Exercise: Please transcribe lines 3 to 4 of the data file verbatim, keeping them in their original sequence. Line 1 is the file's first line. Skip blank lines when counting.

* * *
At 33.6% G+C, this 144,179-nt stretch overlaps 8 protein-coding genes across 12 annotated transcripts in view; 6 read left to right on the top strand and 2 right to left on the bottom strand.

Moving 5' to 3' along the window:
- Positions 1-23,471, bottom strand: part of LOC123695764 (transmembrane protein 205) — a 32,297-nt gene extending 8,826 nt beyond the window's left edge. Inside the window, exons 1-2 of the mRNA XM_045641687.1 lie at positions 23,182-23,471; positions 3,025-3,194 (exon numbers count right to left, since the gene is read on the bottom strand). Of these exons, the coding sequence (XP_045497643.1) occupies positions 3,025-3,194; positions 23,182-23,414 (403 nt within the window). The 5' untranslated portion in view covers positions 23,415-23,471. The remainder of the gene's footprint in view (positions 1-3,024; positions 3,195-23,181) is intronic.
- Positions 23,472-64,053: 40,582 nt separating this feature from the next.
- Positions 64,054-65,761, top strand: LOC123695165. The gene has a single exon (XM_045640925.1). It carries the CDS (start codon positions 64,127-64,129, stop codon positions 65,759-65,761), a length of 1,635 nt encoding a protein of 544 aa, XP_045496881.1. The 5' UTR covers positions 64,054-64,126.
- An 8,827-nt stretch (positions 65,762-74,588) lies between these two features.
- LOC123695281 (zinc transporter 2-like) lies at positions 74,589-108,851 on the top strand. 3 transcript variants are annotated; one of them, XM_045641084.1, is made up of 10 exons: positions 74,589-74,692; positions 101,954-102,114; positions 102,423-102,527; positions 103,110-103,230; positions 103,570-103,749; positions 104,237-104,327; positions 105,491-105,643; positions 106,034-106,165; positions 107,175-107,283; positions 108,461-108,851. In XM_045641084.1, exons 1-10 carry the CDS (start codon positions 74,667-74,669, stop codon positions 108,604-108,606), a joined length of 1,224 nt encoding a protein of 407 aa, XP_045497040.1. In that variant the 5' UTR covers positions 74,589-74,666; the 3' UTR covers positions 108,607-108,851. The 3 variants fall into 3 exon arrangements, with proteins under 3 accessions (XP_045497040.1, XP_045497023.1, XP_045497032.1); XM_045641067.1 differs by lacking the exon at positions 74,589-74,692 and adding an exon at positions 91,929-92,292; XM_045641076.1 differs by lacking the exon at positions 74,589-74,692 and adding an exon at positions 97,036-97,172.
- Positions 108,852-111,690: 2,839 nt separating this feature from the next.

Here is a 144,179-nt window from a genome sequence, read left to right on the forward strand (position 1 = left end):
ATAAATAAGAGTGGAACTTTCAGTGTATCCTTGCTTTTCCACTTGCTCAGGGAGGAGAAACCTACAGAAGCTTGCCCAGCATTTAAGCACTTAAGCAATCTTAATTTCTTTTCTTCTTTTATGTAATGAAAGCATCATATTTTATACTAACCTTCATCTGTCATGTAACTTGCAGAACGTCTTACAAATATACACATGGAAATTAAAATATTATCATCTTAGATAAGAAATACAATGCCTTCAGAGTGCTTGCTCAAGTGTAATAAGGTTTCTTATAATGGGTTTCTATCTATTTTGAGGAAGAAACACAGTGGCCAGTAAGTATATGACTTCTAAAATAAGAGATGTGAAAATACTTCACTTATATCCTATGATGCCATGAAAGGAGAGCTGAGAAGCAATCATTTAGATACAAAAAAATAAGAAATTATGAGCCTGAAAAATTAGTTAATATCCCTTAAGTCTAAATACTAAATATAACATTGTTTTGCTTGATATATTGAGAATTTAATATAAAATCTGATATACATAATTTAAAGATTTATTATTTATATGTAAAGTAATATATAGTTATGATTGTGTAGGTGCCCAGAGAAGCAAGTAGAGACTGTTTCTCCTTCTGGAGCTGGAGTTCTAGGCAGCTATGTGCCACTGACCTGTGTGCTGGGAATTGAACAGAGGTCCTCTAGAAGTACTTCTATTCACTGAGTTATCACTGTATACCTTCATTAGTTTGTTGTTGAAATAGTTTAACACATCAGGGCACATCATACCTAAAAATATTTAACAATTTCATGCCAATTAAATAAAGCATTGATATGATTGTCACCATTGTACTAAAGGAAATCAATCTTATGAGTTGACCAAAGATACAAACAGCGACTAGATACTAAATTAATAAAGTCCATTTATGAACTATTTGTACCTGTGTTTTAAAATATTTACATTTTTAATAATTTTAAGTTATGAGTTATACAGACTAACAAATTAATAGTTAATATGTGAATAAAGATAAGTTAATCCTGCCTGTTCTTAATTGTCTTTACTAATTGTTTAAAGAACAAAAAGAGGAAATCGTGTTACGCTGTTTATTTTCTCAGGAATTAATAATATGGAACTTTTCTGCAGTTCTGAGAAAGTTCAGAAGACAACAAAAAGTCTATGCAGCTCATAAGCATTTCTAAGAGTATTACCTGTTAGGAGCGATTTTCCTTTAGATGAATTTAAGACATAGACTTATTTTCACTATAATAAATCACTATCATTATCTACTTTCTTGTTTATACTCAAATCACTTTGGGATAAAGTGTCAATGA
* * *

- Positions 1-23,471, bottom strand: part of LOC123695764 (transmembrane protein 205) — a 32,297-nt gene extending 8,826 nt beyond the window's left edge. Inside the window, exons 1-2 of the mRNA XM_045641687.1 lie at positions 23,182-23,471; positions 3,025-3,194 (exon numbers count right to left, since the gene is read on the bottom strand). Of these exons, the coding sequence (XP_045497643.1) occupies positions 3,025-3,194; positions 23,182-23,414 (403 nt within the window). The 5' untranslated portion in view covers positions 23,415-23,471. The remainder of the gene's footprint in view (positions 1-3,024; positions 3,195-23,181) is intronic.
- Positions 23,472-64,053: 40,582 nt separating this feature from the next.